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Huron County Clean Water Project

The County of Huron provides grants for water quality projects by county landowners, residents, and community groups - through the Huron County Clean Water Project. Ausable Bayfield Conservation and Maitland Conservation provide service delivery.

Download the Huron County Clean Water Project Brochure now to learn about grants at this link:

To apply for funding or for information on grants available to landowners, residents, and community groups for your projects contact Forestry and Land Stewardship Specialist Ian Jean, extension 238, at: 519-235-2610 or toll-free 1-888-286-2610.

If you are in the Maitland Valley watershed, contact Maitland Conservation at 519-335-3557.

For more information on the Huron County Clean Water Project visit:

You may also click on 'Forestry and Stewardship' at the top of the page.

Your success

Huron County residents have, with support of the Huron County Clean Water Project:

  • Planted 931 acres of trees
  • Established 197 kilometres of windbreaks
  • Upgraded 398 private wells
  • Decommissioned 570 unused wells
  • Decommissioned 95 liquid manure storages
  • Planted 631,176 trees
  • Completed 222 erosion control projects
  • Completed 160 Forest Management Plans
  • Fenced cattle out of 25 kilometres of streams
  • Planted 24,329 acres of cover crops

Thank you! That's good for water, soil ... and the economy!

More than $11.8 million in total project value!

Issued: May 1, 2020

New water stewardship projects underway through Huron County Clean Water Project funding

HURON COUNTY – Landowners are completing new projects to improve water quality thanks to funding from the County of Huron.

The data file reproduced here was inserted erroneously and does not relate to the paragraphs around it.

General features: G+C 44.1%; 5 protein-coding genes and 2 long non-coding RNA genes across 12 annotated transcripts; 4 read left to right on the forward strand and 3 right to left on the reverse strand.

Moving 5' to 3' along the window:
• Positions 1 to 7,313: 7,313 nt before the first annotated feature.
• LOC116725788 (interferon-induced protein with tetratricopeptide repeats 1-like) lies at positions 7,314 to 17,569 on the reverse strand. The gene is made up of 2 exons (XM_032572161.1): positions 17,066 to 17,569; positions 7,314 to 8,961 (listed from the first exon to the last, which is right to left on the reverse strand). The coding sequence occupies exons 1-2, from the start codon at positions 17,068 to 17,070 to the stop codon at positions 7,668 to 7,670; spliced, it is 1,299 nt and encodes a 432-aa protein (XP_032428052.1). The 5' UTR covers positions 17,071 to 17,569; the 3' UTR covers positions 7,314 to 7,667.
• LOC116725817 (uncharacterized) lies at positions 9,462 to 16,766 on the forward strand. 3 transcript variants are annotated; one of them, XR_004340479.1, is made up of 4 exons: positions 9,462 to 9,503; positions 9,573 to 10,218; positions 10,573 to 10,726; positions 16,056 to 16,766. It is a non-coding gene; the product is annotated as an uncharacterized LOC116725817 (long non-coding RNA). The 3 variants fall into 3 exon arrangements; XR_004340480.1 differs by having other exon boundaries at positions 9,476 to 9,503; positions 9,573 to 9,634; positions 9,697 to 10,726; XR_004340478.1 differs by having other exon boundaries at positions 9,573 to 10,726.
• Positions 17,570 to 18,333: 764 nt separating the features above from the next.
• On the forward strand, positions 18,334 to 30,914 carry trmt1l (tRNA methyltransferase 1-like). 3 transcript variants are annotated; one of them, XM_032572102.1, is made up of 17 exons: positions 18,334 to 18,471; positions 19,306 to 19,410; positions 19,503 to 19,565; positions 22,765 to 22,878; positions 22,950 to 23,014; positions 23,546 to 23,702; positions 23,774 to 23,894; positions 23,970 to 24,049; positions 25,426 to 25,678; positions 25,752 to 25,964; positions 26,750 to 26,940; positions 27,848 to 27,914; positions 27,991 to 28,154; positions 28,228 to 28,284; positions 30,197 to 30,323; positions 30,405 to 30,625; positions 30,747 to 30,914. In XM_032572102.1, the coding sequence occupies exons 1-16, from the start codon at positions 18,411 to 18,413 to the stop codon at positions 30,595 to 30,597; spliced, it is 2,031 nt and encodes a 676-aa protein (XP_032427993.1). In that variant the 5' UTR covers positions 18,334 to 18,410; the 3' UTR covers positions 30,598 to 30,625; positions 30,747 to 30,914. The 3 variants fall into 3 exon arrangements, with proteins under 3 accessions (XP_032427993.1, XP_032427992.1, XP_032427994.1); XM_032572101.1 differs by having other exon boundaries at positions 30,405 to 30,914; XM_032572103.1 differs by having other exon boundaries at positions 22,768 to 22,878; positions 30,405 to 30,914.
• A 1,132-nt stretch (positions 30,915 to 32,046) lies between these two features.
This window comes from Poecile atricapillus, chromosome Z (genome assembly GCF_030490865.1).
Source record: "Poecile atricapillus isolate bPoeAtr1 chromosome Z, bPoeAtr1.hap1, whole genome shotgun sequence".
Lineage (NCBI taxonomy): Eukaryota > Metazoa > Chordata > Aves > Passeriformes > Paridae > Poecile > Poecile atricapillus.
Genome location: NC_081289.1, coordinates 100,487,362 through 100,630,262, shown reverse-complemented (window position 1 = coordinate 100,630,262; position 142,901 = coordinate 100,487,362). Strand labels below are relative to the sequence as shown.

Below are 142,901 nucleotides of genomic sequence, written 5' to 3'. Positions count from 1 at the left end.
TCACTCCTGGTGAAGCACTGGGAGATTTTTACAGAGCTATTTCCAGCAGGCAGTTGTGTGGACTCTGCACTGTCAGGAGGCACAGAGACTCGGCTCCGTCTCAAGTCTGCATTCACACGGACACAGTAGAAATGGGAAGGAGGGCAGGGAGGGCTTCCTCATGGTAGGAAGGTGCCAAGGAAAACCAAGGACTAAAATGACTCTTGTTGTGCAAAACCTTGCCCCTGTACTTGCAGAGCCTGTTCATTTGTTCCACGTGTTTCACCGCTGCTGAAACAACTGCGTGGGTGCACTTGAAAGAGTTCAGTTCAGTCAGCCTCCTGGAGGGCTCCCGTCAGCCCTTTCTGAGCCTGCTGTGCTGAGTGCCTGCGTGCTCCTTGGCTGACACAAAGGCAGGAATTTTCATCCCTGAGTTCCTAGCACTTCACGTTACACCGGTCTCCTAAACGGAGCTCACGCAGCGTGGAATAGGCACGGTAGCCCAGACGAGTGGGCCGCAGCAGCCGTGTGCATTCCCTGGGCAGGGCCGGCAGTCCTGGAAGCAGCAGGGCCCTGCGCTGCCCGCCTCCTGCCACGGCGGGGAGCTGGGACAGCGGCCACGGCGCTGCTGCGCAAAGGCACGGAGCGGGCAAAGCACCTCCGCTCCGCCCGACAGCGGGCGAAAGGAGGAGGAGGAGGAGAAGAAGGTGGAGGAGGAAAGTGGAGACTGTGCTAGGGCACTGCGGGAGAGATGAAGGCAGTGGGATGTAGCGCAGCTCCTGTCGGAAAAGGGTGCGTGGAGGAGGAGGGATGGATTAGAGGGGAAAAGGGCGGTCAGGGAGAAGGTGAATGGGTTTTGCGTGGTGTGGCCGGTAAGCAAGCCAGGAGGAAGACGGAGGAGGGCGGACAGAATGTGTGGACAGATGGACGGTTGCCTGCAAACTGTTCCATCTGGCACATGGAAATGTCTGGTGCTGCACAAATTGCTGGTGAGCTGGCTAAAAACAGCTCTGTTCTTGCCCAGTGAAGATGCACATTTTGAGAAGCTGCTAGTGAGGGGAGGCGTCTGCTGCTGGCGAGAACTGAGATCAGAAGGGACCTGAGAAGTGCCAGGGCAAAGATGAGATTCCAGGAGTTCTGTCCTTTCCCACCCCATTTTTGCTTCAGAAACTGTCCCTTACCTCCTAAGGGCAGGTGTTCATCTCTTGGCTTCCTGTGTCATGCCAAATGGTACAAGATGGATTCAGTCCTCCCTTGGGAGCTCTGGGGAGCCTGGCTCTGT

The county has allocated $400,000 for the Huron Clean Water Project (HCWP) in 2020. The long-standing program provides grants and technical assistance to Huron County residents. Nearly 3,000 projects have been completed since 2005.

“The Huron Clean Water Project is important to the residents, the environment, and the economy,” said Huron County Councillor Jamie Heffer, Chair of the committee that reviews the projects. “It helps people do practical, on-the-ground projects that make a difference.”

Funding covers up to 50 per cent of project cash costs. Maitland Valley Conservation Authority (MVCA) and Ausable Bayfield Conservation Authority (ABCA) deliver the program on behalf of the county.

“Projects improve surface water quality in rivers and lakes by reducing contamination by pollution, nutrients, soil erosion, runoff, and septic systems,” said Doug Hocking, of MVCA. “Decommissioning unused wells or upgrading existing well casings protects groundwater by eliminating the connection between surface water and groundwater. Community and youth education programs and events are also eligible for funding.”

The HCWP has 17 different categories including: erosion control, watercourse fencing, tree planting, cover crops, wetland creation, septic systems, manure storage decommissioning, well decommissioning, well casing improvements, forest management plans, and community projects. 

The HCWP funded septic system upgrades last year (2019) for the first time. The 50 per cent grant up to $2,000 per septic project is available again this year. “Faulty septic systems can be a source of pollution,” Hocking said.

“We’re happy we were able to help fund repair or replacement of 19 septic systems.” This has an immediate benefit for the protection and improvement of water quality, he said.

Kate Monk, of Ausable Bayfield Conservation Authority, has been working on the county program since it began in 2004 and she said the improvements are encouraging. “The projects make a difference at the site and downstream,” she said. 

One particular project comes to mind for Monk. She has been watching this particular project for the past ten years. The project was stream restoration in a cattle pasture. It was completed with funding from the HCWP. Fences on both sides of the creek keep the cattle excluded and trees were planted between the fences. Cattle now drink water from the farmstead well instead of the creek.

“The grasses on the streambanks hold the soil, the trees shade the water, and the fence keeps the cattle out of the creek,” Monk explained. “The cattle are drinking clean water which is good for herd health.”

Although program staff are working remotely during the current pandemic, people can contact them by calling the MVCA at 519-335-3557, extension 236, or ABCA at 519-235-2610, extension 227. Staff monitor the phones and reply to messages.

More information is also available at:


Funding available for septic system upgrades through Huron County Clean Water Project